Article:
The Magisterium of Money within the Catholic Church – and Higher Consciousness Community

I came across two very disturbing pieces this morning (one written, the other a video) about faith in a time of chaos. The written article was an editorial in The National Catholic Reporter (NCR) by the paper’s former editor, Tom Roberts. It elaborated on a theme I dealt with here a number of months ago about a “hostile takeover of the Catholic Church” by wealthy hedge funders, bankers, and business leaders.

According to Roberts, the wealthy’s buyout of the church is moving forward at an alarmingly rapid and efficient pace. And this to such an extent that the rich are on the brink of becoming the church’s “new magisterium.”

That is, their money and the media megaphones it buys are enabling them to override even the voice of Pope Francis and the teachings of the official magisterium about social justice and the gospel’s “preferential option for the poor.”

In place of those doctrines, the Magisterium of Money is centralizing issues that nowhere appear in the biblical tradition, viz., abortion, homophobia, free market economics, voter suppression, and Trumpian politics. It’s convincing Catholics that those unbiblical matters represent the heart of Catholic moral concern.  

The second disturbing piece that crossed my desk this morning was frighteningly related to the first. It too unwittingly affirmed the superiority of the viewpoint of the wealthy over that of the poor championed by the church’s social teaching. 

The affirmation took the form of a video invitation to join a course by Caroline Myss, described as “one of our greatest modern mystics.” Her course is called “The Mystical Truths Behind Radical Change.” The course’s trailer explained an image that is central to this particular mystic’s understanding of the spiritual life.

The human condition, Dr. Myss explained, can best be understood in terms of a stationary structure like the Empire State Building. Like those constructions, we’re all outwardly fixed and immobile in our settings. Internally, however, movement abounds. Elevators move us upward, even to penthouses high above the dirt, smells, and squalor that constitute the reality of those living on comparatively low rent ground floors.

For instance, from the top of the Empire State Building vistas of extraordinary beauty unfold. Squalor, noise, and disagreeable odors disappear. They’re replaced by antiseptic panoramic visions revealing the city’s order and splendor. Central Park, the Hudson River, clouds and even birds suddenly materialize. At night, the danger of Batman’s Gotham is replaced by a brightly lit, enchanted fairy kingdom called Manhattan.

According to Myss, her image represents the task of the spiritual life. It’s like taking an elevator to the top floor of our more modest (10 floor) stationary buildings. Spiritual development is about attaining a level of consciousness inaccessible from the ground floor.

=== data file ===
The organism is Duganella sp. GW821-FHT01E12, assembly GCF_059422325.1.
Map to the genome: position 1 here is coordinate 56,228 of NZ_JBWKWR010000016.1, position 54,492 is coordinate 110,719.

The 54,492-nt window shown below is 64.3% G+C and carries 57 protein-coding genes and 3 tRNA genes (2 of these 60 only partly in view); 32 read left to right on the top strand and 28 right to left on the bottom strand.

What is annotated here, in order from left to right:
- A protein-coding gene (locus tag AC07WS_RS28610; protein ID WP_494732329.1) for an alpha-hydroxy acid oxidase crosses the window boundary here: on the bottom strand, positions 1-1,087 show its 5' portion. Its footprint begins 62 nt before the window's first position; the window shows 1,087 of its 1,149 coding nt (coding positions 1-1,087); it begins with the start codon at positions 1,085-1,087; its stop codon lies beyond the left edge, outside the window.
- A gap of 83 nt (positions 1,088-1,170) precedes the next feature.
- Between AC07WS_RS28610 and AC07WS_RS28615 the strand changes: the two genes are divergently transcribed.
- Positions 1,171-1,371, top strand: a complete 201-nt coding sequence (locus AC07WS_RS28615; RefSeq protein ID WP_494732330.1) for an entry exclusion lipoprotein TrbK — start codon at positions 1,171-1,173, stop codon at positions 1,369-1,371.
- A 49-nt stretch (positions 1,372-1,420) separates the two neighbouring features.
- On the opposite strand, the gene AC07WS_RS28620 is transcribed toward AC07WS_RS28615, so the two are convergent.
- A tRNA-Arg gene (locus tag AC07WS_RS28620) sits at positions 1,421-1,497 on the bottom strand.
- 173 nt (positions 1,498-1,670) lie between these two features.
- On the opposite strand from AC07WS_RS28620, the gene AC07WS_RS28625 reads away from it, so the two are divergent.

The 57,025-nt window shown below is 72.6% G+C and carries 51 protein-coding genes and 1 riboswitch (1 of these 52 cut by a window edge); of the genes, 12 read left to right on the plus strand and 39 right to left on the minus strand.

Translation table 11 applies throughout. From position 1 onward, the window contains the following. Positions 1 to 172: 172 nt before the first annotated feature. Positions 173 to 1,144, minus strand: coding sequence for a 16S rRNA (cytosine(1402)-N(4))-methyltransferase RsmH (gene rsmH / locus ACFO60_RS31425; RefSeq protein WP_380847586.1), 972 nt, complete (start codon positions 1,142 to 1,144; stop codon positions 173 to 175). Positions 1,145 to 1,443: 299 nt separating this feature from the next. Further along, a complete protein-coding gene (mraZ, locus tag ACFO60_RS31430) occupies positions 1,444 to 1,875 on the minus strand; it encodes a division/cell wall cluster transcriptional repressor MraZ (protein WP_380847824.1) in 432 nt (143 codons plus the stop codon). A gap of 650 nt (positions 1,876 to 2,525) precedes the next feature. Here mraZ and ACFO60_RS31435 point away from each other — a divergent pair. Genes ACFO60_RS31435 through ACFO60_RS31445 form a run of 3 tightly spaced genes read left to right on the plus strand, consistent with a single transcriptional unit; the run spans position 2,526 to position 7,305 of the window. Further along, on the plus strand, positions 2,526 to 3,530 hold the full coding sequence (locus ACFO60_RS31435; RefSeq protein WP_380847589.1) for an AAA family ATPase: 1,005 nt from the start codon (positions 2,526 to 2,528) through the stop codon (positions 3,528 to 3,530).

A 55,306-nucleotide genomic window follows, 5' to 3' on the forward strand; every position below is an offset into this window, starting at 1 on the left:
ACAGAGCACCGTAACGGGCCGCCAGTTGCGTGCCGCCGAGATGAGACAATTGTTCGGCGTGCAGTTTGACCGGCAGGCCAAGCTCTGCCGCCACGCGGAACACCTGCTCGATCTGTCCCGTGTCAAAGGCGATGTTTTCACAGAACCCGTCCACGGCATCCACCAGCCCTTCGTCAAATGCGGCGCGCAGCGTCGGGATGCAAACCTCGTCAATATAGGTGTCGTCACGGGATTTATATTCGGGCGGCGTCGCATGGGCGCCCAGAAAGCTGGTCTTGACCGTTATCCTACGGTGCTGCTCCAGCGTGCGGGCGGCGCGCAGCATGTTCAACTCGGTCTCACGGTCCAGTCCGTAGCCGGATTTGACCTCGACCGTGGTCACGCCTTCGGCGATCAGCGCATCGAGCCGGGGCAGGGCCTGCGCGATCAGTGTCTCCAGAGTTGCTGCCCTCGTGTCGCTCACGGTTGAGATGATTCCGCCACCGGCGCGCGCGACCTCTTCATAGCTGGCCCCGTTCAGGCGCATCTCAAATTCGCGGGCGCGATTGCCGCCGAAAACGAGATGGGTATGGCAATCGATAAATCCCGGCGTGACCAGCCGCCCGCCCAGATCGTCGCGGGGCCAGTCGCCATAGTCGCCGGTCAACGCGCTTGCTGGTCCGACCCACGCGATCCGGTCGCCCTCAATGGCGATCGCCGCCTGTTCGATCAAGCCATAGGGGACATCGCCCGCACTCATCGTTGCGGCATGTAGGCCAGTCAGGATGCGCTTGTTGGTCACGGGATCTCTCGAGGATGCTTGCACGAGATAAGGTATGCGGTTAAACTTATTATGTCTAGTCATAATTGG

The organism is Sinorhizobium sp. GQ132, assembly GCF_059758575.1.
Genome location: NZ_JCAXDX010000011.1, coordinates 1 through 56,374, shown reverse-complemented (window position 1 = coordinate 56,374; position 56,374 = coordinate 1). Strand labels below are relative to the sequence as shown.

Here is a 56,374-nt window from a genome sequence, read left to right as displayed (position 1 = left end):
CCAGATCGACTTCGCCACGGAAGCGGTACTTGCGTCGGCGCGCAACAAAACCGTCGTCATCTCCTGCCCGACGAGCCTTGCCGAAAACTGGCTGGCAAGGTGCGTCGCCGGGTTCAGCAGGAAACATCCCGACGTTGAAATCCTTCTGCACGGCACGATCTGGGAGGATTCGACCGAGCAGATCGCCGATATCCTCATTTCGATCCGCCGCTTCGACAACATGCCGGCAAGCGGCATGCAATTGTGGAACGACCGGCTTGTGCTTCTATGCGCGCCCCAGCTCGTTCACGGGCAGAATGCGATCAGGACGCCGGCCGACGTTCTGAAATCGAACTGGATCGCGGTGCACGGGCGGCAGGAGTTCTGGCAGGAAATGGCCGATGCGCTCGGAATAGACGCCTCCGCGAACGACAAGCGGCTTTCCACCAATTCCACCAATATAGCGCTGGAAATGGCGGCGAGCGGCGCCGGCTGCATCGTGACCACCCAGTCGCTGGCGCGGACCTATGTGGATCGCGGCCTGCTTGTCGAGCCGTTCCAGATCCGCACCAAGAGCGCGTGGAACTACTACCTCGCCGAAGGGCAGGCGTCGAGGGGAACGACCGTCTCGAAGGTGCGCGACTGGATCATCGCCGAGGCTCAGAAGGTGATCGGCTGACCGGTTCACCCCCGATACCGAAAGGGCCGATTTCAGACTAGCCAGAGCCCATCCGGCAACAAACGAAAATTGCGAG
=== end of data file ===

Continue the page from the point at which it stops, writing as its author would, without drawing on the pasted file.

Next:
I have no doubt about Dr. Myss’ good will and mystical acuity. And, at a certain level, I get her point about the need for “higher consciousness.” My fear, however, is that her image as well as her understanding of the spiritual life feeds into and supports the project of the Magisterium of Money. It implicitly contradicts Catholic Church social teachings and their preferential option for the poor.

Those teachings are based on the fundamental revelation (in a poor first century construction worker) that mystical awareness is developed primarily on the ground floor, among the street walkers, gang bangers, and garbage collectors. What some call “God” is found precisely in the ones invisible from the 10th floor, and even more so from urban penthouses. I’m talking about people like Jesus himself – harassed by the police and who end up in jail, in the torture chamber, and on death row.

In other words and according to the official Catholic magisterium, the spiritual life and “higher consciousness” is found precisely by descending from penthouses and fairy kingdoms to the stink, dirt and noise that cry out for the radical change Dr. Myss advocates and that the Magisterium of Money completely ignores.

Ironically (and as the Jesus event clearly teaches) “higher consciousness” remains inaccessible from the spiritual equivalent of penthouse perches and corner offices on Wall Street.  

Billionaires Threaten a Hostile Takeover of the Catholic Church

Readings for 6th Sunday in Ordinary Time: JER 17:5-8; PS 1: 1-5; I COR 15: 12, 16-20; LK 6: 17, 20-21;

There’s a plot going on to neutralize Pope Francis. Even worse, it’s about neutralizing Jesus and his “preferential option for the poor” that has dominated our liturgical readings for the past several weeks.

This week’s readings are no exception. In fact, in today’s Gospel selection, that option for the poor receives its starkest expression so far. There, Luke the evangelist has Jesus say clearly that the poor are the object of God’s special favor, while the rich are not. In Luke’s version of the Sermon on the Mount, Jesus speaks frankly: “You poor are blessed.” He tells the rich just as clearly, “you are cursed.” And he does so for no other apparent reason than that the objects of Jesus’ blessing and cursing are poor and rich respectively.

Before I get to that, let me say a word about the plot I just mentioned.

What I’m talking about was reported in January’s Sojourner’s Magazine – the progressive Christian Evangelical monthly published by Jim Wallis. It all appeared there in a piece authored by Tom Roberts, the executive editor of the National Catholic Reporter. The article was entitled “How Right-Wing Billionaires Are Attempting a Hostile Takeover of the Catholic Church.”